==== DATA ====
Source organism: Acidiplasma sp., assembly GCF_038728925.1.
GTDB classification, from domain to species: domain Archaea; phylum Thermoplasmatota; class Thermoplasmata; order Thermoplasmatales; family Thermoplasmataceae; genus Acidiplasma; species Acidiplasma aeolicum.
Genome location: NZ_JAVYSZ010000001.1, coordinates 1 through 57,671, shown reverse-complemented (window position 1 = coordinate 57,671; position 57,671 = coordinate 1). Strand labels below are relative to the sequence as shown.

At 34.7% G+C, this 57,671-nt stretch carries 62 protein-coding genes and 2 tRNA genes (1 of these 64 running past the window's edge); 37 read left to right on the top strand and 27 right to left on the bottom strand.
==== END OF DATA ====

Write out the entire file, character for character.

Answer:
Source organism: Acidiplasma sp., assembly GCF_038728925.1.
GTDB classification, from domain to species: domain Archaea; phylum Thermoplasmatota; class Thermoplasmata; order Thermoplasmatales; family Thermoplasmataceae; genus Acidiplasma; species Acidiplasma aeolicum.
Genome location: NZ_JAVYSZ010000001.1, coordinates 1 through 57,671, shown reverse-complemented (window position 1 = coordinate 57,671; position 57,671 = coordinate 1). Strand labels below are relative to the sequence as shown.

At 34.7% G+C, this 57,671-nt stretch carries 62 protein-coding genes and 2 tRNA genes (1 of these 64 running past the window's edge); 37 read left to right on the top strand and 27 right to left on the bottom strand.